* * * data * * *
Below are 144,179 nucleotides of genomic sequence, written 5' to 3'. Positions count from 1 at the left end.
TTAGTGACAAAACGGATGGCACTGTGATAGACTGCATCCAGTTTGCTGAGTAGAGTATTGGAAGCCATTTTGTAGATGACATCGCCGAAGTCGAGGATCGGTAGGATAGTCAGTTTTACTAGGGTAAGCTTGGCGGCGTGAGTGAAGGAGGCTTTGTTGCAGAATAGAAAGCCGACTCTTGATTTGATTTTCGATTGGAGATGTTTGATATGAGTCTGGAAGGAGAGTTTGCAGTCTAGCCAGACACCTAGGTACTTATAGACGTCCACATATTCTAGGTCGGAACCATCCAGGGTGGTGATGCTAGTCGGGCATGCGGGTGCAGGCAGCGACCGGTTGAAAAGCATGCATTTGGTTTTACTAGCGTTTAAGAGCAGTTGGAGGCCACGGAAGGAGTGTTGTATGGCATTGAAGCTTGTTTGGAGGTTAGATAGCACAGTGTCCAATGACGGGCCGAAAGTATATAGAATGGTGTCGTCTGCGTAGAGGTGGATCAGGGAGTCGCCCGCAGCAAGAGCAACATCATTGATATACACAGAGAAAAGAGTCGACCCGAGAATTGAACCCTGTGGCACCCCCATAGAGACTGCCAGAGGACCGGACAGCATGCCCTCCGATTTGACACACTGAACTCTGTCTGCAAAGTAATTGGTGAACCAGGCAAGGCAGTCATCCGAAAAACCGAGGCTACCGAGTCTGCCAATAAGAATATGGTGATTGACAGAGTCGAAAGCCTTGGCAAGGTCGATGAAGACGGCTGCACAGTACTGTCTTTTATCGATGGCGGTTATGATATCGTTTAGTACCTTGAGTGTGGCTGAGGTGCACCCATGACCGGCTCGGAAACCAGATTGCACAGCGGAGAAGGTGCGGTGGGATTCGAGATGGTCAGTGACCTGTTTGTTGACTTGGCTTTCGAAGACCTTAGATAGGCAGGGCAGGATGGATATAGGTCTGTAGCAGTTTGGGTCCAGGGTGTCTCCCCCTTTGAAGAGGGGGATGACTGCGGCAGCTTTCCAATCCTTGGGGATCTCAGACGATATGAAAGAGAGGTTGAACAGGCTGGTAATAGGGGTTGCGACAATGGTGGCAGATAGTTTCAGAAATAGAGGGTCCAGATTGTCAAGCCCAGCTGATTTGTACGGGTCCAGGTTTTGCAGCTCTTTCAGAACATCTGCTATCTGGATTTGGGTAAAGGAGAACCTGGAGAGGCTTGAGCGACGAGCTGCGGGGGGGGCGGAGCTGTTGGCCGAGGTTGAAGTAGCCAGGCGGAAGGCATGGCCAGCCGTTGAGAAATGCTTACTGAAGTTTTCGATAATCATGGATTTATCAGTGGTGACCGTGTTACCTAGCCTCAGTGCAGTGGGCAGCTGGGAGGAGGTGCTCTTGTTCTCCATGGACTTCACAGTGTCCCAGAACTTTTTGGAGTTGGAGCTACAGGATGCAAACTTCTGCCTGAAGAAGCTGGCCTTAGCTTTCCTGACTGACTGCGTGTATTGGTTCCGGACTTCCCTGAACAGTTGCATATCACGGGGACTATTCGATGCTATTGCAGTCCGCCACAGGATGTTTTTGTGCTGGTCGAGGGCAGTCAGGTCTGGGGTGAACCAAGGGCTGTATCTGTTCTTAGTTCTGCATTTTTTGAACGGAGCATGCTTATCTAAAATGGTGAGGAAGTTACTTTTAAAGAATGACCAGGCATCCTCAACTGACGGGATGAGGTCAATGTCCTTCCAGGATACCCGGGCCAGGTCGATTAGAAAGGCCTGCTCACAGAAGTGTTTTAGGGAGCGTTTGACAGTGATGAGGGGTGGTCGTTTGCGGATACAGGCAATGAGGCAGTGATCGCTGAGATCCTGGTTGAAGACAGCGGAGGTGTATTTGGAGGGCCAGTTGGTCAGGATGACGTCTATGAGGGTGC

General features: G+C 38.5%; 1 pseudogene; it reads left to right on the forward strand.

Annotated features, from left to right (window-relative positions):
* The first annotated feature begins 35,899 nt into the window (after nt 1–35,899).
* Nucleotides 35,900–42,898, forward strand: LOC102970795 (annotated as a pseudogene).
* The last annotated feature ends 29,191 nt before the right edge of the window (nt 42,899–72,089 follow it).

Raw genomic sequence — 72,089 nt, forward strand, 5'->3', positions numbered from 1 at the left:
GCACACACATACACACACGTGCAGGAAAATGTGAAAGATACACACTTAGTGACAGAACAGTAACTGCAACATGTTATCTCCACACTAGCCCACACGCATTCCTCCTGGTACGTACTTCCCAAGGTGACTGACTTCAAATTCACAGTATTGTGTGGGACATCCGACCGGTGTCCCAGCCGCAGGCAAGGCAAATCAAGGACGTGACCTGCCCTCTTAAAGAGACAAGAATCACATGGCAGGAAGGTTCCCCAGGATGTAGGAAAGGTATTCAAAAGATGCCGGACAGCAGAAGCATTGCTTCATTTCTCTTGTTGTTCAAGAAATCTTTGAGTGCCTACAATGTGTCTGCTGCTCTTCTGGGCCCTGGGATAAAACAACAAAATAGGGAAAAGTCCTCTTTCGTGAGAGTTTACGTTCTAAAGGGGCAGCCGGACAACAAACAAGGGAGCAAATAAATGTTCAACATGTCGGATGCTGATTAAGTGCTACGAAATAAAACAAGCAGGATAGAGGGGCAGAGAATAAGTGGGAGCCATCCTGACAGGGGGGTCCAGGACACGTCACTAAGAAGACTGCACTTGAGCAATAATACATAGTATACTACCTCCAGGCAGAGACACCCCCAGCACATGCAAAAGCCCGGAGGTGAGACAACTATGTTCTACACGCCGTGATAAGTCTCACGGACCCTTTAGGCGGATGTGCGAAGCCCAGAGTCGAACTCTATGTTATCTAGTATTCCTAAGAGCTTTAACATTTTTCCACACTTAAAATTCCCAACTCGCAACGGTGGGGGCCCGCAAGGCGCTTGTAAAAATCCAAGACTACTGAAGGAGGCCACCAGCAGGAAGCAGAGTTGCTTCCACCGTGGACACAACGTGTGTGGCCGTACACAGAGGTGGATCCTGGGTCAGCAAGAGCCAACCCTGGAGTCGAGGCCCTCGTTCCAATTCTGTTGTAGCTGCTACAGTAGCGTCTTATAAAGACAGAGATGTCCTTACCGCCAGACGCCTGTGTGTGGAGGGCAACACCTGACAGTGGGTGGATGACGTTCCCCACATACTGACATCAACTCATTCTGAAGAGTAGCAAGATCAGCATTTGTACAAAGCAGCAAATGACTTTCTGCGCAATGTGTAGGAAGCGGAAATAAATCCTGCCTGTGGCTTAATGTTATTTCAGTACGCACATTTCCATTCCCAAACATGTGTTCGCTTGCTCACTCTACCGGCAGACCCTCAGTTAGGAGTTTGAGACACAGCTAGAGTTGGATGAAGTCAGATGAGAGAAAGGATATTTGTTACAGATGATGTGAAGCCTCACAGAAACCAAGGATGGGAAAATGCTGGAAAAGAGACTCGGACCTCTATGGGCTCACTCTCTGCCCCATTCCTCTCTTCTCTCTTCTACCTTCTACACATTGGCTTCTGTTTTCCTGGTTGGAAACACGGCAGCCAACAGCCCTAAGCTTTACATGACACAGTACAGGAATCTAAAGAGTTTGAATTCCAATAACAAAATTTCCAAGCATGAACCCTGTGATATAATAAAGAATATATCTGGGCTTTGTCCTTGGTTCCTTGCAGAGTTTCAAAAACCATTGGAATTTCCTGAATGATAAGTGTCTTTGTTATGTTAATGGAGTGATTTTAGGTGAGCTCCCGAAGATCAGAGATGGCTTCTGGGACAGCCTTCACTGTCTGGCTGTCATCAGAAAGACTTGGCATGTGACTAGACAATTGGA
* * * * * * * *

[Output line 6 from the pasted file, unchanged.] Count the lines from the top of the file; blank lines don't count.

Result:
* Nucleotides 35,900–42,898, forward strand: LOC102970795 (annotated as a pseudogene).